For Sharon Golett, technology is a powerful tool for solving problems and understanding the world we live in.
As an information technology instructor at University of Phoenix, Golett sees the power of data and technology at work every day. For her students, Golett helps them see ways to approach problems and prepare them for rewarding and satisfying careers in IT.
It’s that commitment to helping students unravel problems, find a new approach and present compelling solutions that earned Golett a nomination as 2020 Faculty of the Year.
Her mission? To change the way people see technology as a way to find answers and not as a burden they can’t do without.
A Lifelong Commitment to Information Technology
Golett lives in Shreveport, Louisiana, having moved there during her high school years. Information technology, or IT, has always been an interest of hers. Golett earned three degrees in IT: an associate, bachelor’s and master’s. She started out her career working as a programmer but switched to networking in the early 2000s. This change was a chance for her to understand more deeply what goes on beyond the desktop. “I was more interested in what was going on behind the wall of what my computer was connected to,” she said in a recent interview.
She made the decision to join the University of Phoenix in 2012. Her passion for her work underscores her success in the classroom.
“I always appreciated that she was not only a great faculty member (and still is) who clearly cares about her students,” said George Love, program chair for the College of Business and Technology at University of Phoenix. “But also, as a successful woman of color in IT, she [is] an inspirational role model for students from underrepresented populations who want to develop a career in the technology sector.” Love has worked with Golett for nearly 20 years. He appreciates her enthusiasm for information technology and her commitment to the students she teaches.
In addition to her work in the classroom, Golett has also served on the faculty council. Love noted that in the classroom, Golett has been instrumental in the successful use of CompTIA, a certification program for information technology. “She was always engaged and willing to help with the adoption of new technology,” Love said.
Translating Technology and Language
Information technology professionals need to know a lot about systems, infrastructure, hardware and software. Roles in IT are complex, given the myriad programs and structures necessary to help users be successful. Solving problems that other people create is at the heart of information technology work.
For Golett, it starts with language. She believes that an essential part of her teaching has to do with introducing her students to the language and jargon of information technology. “If you can take those words from looking all Greek and hieroglyphic and turn them into common words, you have that ‘aha’ moment,” Golett said.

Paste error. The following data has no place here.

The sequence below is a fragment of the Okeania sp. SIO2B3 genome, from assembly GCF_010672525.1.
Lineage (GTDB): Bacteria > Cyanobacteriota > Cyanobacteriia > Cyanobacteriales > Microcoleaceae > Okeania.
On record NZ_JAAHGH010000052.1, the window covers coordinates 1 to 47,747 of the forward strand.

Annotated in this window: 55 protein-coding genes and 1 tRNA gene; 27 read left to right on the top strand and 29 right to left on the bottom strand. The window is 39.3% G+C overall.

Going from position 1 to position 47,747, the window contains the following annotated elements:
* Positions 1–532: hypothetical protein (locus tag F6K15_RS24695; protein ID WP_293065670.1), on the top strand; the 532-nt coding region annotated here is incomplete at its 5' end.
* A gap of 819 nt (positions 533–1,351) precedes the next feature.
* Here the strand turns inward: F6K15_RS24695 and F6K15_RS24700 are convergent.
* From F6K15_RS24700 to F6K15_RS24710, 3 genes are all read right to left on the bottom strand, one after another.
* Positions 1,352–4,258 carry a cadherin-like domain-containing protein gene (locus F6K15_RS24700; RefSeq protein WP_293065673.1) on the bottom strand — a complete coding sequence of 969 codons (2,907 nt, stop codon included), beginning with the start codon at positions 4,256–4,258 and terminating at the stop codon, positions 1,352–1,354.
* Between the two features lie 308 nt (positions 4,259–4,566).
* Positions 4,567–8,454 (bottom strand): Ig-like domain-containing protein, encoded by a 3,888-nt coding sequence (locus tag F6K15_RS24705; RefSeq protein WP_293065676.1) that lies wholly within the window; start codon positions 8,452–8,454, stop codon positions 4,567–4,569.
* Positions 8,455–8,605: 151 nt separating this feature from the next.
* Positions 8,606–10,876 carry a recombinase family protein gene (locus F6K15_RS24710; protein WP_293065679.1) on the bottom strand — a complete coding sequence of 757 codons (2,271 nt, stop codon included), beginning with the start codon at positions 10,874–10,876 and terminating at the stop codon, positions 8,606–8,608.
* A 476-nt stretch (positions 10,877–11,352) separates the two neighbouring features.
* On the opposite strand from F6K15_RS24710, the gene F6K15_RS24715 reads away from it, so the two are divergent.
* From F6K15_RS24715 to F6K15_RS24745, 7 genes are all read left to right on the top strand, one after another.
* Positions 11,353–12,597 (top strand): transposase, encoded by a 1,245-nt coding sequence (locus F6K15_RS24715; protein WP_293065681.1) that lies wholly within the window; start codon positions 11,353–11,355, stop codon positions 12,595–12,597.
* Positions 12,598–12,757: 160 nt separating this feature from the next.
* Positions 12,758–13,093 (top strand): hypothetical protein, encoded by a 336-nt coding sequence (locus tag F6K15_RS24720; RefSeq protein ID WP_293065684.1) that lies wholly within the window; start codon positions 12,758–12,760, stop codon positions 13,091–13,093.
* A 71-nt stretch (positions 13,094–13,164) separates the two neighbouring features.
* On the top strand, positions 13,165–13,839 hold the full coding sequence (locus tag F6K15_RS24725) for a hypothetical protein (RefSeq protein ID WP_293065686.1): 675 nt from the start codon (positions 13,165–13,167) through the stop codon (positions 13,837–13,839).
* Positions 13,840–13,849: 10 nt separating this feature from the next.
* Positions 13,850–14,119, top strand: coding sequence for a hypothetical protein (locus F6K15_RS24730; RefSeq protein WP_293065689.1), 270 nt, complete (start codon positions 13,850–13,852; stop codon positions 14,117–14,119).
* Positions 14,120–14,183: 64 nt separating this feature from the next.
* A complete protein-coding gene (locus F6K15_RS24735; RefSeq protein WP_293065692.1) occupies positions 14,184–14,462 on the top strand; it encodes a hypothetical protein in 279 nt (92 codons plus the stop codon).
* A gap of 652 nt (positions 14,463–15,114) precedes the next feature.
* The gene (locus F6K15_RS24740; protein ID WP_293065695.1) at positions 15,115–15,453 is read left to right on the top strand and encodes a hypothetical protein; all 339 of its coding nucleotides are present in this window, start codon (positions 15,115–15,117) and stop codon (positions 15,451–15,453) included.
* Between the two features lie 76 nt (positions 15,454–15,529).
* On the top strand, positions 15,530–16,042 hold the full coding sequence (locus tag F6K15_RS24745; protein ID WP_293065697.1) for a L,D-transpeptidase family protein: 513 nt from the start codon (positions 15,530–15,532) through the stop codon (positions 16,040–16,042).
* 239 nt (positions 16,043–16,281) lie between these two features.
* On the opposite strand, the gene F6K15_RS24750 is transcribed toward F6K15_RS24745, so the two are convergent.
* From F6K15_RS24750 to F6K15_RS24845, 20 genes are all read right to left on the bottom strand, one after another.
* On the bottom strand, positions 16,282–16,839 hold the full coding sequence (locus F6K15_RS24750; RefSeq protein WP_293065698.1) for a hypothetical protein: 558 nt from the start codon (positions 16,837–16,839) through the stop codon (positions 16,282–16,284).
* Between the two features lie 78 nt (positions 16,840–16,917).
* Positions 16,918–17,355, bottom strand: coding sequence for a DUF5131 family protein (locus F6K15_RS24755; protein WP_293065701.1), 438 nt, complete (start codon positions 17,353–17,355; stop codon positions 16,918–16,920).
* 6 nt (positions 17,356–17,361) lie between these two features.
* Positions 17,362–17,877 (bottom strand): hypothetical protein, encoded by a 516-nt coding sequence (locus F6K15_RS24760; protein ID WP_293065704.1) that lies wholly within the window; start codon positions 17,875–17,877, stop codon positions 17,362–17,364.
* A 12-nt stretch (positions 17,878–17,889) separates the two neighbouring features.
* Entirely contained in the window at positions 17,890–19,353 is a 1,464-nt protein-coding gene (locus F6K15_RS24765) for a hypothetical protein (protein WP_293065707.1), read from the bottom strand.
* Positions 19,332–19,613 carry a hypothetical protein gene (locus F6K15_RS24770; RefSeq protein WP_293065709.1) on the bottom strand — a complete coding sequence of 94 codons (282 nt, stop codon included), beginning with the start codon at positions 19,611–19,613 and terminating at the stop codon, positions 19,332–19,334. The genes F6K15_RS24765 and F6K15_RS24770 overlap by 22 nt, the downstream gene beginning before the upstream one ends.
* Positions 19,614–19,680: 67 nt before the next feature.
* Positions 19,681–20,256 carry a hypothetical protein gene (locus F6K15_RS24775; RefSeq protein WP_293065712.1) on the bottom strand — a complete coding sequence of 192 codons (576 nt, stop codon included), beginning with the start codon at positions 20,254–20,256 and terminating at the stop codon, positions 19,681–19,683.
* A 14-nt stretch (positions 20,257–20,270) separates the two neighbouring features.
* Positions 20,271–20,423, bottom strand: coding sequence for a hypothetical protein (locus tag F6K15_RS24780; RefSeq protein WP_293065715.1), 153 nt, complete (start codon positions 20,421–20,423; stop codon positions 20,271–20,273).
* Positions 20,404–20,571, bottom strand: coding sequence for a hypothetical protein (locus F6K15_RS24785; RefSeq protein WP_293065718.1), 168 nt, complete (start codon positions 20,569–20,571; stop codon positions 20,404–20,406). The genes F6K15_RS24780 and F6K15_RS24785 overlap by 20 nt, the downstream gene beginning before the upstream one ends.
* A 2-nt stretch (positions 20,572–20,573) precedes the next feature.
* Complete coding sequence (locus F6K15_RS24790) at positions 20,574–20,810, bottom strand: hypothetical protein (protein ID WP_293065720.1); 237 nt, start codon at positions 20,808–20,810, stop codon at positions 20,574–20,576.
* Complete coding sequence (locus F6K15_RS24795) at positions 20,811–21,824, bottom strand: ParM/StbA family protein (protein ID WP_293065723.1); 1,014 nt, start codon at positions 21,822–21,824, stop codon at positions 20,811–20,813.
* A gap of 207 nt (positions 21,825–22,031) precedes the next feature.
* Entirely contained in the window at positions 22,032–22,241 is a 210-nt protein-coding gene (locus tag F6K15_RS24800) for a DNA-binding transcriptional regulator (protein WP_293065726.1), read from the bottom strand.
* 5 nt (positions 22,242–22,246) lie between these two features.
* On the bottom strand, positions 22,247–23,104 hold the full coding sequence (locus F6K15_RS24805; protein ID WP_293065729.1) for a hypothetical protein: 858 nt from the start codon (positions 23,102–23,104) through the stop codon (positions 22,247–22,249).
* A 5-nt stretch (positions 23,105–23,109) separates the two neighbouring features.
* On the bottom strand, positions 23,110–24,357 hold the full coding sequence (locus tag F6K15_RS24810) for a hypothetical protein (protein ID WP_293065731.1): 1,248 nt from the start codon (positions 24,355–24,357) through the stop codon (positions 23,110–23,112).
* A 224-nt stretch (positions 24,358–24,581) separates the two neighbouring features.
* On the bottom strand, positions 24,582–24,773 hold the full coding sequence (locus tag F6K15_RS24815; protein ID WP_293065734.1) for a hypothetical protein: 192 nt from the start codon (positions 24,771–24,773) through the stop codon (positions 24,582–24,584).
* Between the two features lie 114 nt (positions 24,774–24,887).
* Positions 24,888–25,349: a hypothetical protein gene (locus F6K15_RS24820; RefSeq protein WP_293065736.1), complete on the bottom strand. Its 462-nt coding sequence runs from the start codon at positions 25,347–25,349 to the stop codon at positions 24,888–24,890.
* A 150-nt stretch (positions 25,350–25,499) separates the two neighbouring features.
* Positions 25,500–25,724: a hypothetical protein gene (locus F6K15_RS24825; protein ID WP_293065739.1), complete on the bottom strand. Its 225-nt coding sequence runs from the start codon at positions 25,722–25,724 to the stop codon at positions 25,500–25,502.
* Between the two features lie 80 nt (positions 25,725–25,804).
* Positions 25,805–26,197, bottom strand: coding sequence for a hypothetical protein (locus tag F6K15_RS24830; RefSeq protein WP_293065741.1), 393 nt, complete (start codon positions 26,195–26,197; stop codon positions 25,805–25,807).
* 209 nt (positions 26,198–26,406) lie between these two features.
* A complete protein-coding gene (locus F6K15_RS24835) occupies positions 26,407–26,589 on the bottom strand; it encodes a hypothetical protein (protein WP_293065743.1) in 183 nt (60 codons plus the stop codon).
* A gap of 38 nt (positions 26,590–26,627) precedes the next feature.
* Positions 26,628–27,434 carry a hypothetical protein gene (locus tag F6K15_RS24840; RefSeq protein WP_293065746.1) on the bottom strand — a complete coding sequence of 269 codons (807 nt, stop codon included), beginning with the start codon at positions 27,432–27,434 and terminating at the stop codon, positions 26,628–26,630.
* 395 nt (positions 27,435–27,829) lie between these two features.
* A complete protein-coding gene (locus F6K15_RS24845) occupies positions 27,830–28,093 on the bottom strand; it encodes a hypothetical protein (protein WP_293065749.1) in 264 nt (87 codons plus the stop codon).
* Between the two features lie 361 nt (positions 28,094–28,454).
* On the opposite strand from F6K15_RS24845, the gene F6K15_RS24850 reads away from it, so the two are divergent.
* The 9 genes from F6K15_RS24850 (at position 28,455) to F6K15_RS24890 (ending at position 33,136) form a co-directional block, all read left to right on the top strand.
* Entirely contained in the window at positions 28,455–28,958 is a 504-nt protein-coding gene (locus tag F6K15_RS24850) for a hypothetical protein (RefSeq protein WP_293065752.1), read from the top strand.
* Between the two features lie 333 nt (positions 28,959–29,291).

This can be a lot to learn for new students. Golett is mindful that patience and persistence are critical in helping students absorb and understand information with a high degree of retention. “I don’t want them to be too hard on themselves thinking they have to learn all of this overnight. It comes with time,” she said.
Golett relies on her own experiences as a student to provide relatable ways to present concepts and ideas. She noted that she had an instructor who would take new concepts and create analogies that were relatable.
For example, an instructor who compared computer networks to phones helped Golett visualize the information and processes that occur. Defining network protocols as accepted rules or practice or courtesies to be followed in a situation helped make the term more comprehensible within an IT framework. By acting as a translator, Golett is able to share her vast industry knowledge with her students.
Golett appreciates her students and University of Phoenix as an institution. When her students return and share with her lessons that they have taken from the classroom and applied to real-life problems, she’s thrilled. “My joy moments are students who still have my email,” she said. “They ask for a job reference, and they come back and say, ‘Ms. Golett, I remember you saying such-and-such in class, and we had that happen.’”
The Importance of Information Technology
Disruptive technologies have changed the way we work and live. Consider the impact of new technologies such as artificial intelligence, the Internet of Things, blockchain, cloud computing and data science. Those technologies are revolutionizing processes and creating business models that have upended entire industries.
At the heart of those technologies is information. Managing, using and organizing data will continue to play critical roles in emerging tech. At University of Phoenix, Golett continues to prepare students for careers that will be transformational in the technology space. “I like sharing with our students just how far technology has advanced since I started,” Golett said. “Our phones that we’re talking on right now have more capability than computers that used to cost $7,000. And we’re not done yet.”
About University of Phoenix
Founded in 1976, University of Phoenix offers educational opportunities for adult learners. Instructors bring real-world work experience to curriculum design and classrooms. University of Phoenix offers associate, bachelor’s, master’s and doctoral degree programs as well as certificate programs and individual classes to help students pursue their educational goals.